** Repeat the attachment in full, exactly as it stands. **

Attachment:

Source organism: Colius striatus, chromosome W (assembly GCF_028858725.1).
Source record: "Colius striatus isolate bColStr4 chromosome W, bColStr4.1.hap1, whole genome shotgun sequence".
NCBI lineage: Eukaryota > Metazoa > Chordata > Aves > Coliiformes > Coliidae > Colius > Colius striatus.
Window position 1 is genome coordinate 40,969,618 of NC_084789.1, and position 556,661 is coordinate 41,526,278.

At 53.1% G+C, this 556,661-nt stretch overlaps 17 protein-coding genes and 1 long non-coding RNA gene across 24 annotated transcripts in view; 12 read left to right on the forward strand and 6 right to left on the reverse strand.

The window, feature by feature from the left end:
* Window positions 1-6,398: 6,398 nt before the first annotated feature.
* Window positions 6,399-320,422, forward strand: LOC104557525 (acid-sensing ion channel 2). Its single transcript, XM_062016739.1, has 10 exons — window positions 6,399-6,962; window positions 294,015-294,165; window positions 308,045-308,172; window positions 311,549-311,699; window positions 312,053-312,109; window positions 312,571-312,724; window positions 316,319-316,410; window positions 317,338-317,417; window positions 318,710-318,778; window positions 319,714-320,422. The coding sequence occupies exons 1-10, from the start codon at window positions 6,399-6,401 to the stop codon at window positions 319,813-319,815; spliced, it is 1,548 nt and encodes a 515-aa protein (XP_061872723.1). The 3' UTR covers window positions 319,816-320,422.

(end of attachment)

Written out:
Source organism: Colius striatus, chromosome W (assembly GCF_028858725.1).
Source record: "Colius striatus isolate bColStr4 chromosome W, bColStr4.1.hap1, whole genome shotgun sequence".
NCBI lineage: Eukaryota > Metazoa > Chordata > Aves > Coliiformes > Coliidae > Colius > Colius striatus.
Window position 1 is genome coordinate 40,969,618 of NC_084789.1, and position 556,661 is coordinate 41,526,278.

At 53.1% G+C, this 556,661-nt stretch overlaps 17 protein-coding genes and 1 long non-coding RNA gene across 24 annotated transcripts in view; 12 read left to right on the forward strand and 6 right to left on the reverse strand.

The window, feature by feature from the left end:
* Window positions 1-6,398: 6,398 nt before the first annotated feature.
* Window positions 6,399-320,422, forward strand: LOC104557525 (acid-sensing ion channel 2). Its single transcript, XM_062016739.1, has 10 exons — window positions 6,399-6,962; window positions 294,015-294,165; window positions 308,045-308,172; window positions 311,549-311,699; window positions 312,053-312,109; window positions 312,571-312,724; window positions 316,319-316,410; window positions 317,338-317,417; window positions 318,710-318,778; window positions 319,714-320,422. The coding sequence occupies exons 1-10, from the start codon at window positions 6,399-6,401 to the stop codon at window positions 319,813-319,815; spliced, it is 1,548 nt and encodes a 515-aa protein (XP_061872723.1). The 3' UTR covers window positions 319,816-320,422.